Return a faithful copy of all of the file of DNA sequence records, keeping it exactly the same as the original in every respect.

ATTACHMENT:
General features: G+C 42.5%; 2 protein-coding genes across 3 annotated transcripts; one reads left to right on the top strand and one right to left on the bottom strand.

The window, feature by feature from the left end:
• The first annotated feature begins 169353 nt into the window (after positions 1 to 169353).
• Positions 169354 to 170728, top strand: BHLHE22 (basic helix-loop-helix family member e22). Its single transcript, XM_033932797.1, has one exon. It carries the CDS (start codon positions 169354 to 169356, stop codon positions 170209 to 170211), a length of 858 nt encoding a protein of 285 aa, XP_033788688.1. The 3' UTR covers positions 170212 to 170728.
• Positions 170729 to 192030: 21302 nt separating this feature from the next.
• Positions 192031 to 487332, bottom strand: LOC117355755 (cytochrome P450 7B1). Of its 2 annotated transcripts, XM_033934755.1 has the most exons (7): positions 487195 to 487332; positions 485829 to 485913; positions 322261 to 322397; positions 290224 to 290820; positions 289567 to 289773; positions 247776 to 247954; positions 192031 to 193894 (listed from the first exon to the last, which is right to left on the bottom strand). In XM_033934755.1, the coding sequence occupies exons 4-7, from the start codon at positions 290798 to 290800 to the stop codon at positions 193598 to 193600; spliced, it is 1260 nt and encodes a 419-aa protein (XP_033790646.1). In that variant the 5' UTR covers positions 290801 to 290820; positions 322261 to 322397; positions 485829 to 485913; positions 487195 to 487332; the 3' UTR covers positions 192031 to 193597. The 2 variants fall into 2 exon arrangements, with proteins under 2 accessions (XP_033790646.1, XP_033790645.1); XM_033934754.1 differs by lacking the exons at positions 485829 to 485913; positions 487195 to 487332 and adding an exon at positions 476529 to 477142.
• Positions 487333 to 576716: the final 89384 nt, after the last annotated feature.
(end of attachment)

General features: G+C 42.5%; 2 protein-coding genes across 3 annotated transcripts; one reads left to right on the top strand and one right to left on the bottom strand.

The window, feature by feature from the left end:
• The first annotated feature begins 169353 nt into the window (after positions 1 to 169353).
• Positions 169354 to 170728, top strand: BHLHE22 (basic helix-loop-helix family member e22). Its single transcript, XM_033932797.1, has one exon. It carries the CDS (start codon positions 169354 to 169356, stop codon positions 170209 to 170211), a length of 858 nt encoding a protein of 285 aa, XP_033788688.1. The 3' UTR covers positions 170212 to 170728.
• Positions 170729 to 192030: 21302 nt separating this feature from the next.
• Positions 192031 to 487332, bottom strand: LOC117355755 (cytochrome P450 7B1). Of its 2 annotated transcripts, XM_033934755.1 has the most exons (7): positions 487195 to 487332; positions 485829 to 485913; positions 322261 to 322397; positions 290224 to 290820; positions 289567 to 289773; positions 247776 to 247954; positions 192031 to 193894 (listed from the first exon to the last, which is right to left on the bottom strand). In XM_033934755.1, the coding sequence occupies exons 4-7, from the start codon at positions 290798 to 290800 to the stop codon at positions 193598 to 193600; spliced, it is 1260 nt and encodes a 419-aa protein (XP_033790646.1). In that variant the 5' UTR covers positions 290801 to 290820; positions 322261 to 322397; positions 485829 to 485913; positions 487195 to 487332; the 3' UTR covers positions 192031 to 193597. The 2 variants fall into 2 exon arrangements, with proteins under 2 accessions (XP_033790646.1, XP_033790645.1); XM_033934754.1 differs by lacking the exons at positions 485829 to 485913; positions 487195 to 487332 and adding an exon at positions 476529 to 477142.
• Positions 487333 to 576716: the final 89384 nt, after the last annotated feature.